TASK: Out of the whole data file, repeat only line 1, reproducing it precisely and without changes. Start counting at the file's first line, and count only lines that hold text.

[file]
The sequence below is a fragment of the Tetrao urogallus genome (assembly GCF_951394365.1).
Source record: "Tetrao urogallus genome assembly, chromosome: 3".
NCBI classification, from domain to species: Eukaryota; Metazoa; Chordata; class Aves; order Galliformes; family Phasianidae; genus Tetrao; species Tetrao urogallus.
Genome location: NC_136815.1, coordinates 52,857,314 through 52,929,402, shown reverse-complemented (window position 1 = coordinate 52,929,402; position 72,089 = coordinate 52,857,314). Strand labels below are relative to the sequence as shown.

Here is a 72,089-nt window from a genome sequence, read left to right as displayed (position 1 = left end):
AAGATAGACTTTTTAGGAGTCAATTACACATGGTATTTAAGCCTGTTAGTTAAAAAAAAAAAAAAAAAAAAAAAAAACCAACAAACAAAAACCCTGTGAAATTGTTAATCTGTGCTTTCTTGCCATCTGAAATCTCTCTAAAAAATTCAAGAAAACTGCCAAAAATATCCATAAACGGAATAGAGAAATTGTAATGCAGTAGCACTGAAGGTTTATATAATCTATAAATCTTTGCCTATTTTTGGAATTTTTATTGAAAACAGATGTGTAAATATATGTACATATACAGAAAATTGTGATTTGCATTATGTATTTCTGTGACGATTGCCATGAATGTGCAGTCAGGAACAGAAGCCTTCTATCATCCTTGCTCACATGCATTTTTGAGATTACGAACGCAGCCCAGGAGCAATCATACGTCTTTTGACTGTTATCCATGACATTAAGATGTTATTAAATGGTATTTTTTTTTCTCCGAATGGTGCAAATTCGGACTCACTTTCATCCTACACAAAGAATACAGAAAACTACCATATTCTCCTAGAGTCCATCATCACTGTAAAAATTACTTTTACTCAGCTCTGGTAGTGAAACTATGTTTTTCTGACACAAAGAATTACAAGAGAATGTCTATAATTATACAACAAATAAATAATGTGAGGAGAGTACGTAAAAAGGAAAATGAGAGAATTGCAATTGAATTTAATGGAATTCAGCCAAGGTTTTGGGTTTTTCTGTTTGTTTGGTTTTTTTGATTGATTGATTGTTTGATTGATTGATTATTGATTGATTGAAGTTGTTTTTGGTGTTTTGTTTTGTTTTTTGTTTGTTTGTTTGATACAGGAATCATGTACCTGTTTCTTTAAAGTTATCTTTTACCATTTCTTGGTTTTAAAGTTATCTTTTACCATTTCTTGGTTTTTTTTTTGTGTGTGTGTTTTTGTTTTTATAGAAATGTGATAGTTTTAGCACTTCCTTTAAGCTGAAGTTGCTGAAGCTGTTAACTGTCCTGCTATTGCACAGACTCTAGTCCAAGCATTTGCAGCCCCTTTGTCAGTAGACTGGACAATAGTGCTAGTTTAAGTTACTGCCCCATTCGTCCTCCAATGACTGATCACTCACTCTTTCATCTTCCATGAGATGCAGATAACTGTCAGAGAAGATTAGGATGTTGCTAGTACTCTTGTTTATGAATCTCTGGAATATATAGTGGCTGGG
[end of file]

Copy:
The sequence below is a fragment of the Tetrao urogallus genome (assembly GCF_951394365.1).